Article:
When Damu Smith throws a party, he does it with a sense of purpose. Hundreds of Third World people pay an average of $3.50 to enter his doors, then they dance till dawn, munch on spicy foods (which they buy), and listen to deejays delivering messages about the party's purpose.
By the time the last dance has ended, the party has raised thousands of dollars for some cause. This year the causes ranged from paying for a local woman's medical operation to raising money for the "Free South Africa Movement."
Organizations call Smith when they need help, or he hears of a cause he deems worthy of his efforts. When that time comes, he and a group of friends dial hundreds of phone numbers and lick hundreds of stamps to get the word out.
Generally, he asks the needy organization to help sponsor the party. They pick up the small tab for mailing expenses, and he uses his mailing lists, organizing techniques and ability to draw people who know and believe in him. All of the money raised goes to the cause.
"His parties are always something more than social events," said Dera Thompkins, a medical librarian and one of Smith's good friends and fellow organizers.
"These are social and cultural gatherings that I've used as forums for communication and education around progressive issues . . . ," said Smith, who estimates that the parties have raised between $8,000 and $10,000 for various groups over a year and a half. "We have shown a Paul Robeson movie, a Sengalese movie, Jesse Jackson's speech at the National Democratic Convention."
About 300 people partied until daylight at the fund raiser for the Southern Africa Support Project that he held in his French Street NW town house last winter. In between reggae and rhythm and blues tunes, the deejay dished out one-liners urging partygoers to join the antiapartheid demonstrations at the South African Embassy. By the time the last dance ended, $1,200 had been raised.
Smith is relentless in his efforts to bring about change, efforts that started more than 17 years ago. In a way, it was bullet holes that pushed him into marching, lobbying and organizing.
The bullet holes were "in the houses of blacks, holes put there by the Klan," he recalled. He was an impressionable 16-year-old high school student on a field trip to Cairo, Ill., and all he could do was stare at those holes.
"It was the turning point, when I made a lifelong commitment to being involved in what I call 'the freedom movement,' " said Smith, 33, legislative director for the Washington Office On Africa. "I knew then I had to go beyond reading books and rhetoric."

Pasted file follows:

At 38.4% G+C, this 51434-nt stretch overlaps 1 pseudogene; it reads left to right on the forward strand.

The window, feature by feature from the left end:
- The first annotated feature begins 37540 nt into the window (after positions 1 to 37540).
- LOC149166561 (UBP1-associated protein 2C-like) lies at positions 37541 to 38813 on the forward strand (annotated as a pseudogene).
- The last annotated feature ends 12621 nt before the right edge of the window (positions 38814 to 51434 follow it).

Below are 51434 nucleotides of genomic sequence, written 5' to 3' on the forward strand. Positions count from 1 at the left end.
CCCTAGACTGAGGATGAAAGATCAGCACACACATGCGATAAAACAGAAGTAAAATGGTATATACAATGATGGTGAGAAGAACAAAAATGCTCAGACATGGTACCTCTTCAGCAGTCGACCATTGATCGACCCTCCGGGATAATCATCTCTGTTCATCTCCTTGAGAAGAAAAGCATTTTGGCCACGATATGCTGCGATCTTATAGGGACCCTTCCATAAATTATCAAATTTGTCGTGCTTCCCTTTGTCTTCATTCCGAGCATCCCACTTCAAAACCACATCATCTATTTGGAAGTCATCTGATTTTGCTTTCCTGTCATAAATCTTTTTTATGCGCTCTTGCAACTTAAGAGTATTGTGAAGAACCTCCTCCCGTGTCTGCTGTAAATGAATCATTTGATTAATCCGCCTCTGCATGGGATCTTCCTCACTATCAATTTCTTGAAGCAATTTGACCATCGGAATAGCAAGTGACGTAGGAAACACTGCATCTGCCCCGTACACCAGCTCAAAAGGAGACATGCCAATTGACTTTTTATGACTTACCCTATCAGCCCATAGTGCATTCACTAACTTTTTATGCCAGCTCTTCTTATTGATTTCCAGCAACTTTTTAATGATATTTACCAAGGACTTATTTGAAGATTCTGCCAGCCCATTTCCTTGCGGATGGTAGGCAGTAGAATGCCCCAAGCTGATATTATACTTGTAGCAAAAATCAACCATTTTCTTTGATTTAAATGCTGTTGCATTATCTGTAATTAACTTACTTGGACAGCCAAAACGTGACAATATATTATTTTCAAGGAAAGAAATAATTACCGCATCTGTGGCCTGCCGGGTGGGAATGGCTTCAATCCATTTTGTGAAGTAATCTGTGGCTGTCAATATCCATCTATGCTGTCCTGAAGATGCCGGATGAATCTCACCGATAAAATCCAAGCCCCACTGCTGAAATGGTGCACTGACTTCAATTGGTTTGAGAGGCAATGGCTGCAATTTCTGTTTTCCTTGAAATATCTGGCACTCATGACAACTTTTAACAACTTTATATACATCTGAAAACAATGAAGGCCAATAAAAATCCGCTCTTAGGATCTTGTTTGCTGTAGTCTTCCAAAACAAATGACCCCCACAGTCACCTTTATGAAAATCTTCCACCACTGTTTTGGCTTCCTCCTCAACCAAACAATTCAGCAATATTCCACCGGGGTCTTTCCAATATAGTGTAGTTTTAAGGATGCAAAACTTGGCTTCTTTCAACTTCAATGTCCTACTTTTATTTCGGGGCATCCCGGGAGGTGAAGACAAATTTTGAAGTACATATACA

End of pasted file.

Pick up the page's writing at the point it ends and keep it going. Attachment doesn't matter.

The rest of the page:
At that time he was part of Sophia House, what he described as "a Jesuit sponsored after-school tutorial program for the quote, unquote disadvantaged black male youth. It was in 1969, the heart of the black power movement," he explained. "Those of us who attended the program turned it into . . . a center for black consciousness raising."
He came to Washington in 1974, leaving his native St. Louis on a Greyhound bus, carrying $100, the address of friends, a head full of ideas and a heart full of commitment.
"Money and material things were never a big concern to me, personally," offered Smith, who said that his only concern was to send money back home to his mother, a divorcee who raised five children.
But he wanted to be at the center of political power, the city where thousands of people come each year to publicly demonstrate their dissatisfaction with the government.
He enrolled at Antioch Law School, but never graduated. Before coming to Washington, he had attended a couple of colleges, always leading on-campus protests against the Vietnam War and reaching out to the surrounding neighborhoods before deciding to go off and study on his own.
"Education was never an issue for me," he explained. "I was getting practical experience."
In Washington, he jumped into the fight for home rule. Eventually, there were other activities: a grass-roots crusade to mobilize people for the 20th Anniversary March on Washington; serving as associate director of the local office of the American Friends Service Committee, and being national coordinator of the April Actions coalition, a band of organizations that demonstrated in the capital last April, opposing nuclear arms buildup, domestic budget cuts, apartheid and U.S. involvement in Central America.
He has compiled what he calls "an extensive mailing list of cultural and political types." Most of the people on the list are black adults 25 to 40 years old, some who used to march in the '60s and some who are marching. They are a mixture of artists, activists and entrepreneurs, all willing to support with energy or money the causes in which Smith is interested.
"I think Damu has shown us that political struggle . . . does not have to be painful all the time," said Sylvia Hill, cochair of the Southern Africa Support Project. "While the political party is not a solution, it is one form of trying to provide people with an alternate way to get righteous information."
Ultimately, Smith wants to start an organization in the District "that really represents the majority population -- the black and the poor communities in the city. An organization that would empower the black community to create real home rule . . . . "
"Damu is an inspiration," said Thompkins. "Every time I want to give up, he's there. He's like someone left over from the '60s, but while a lot of people dropped along the wayside, he has never given up. His energy is endless.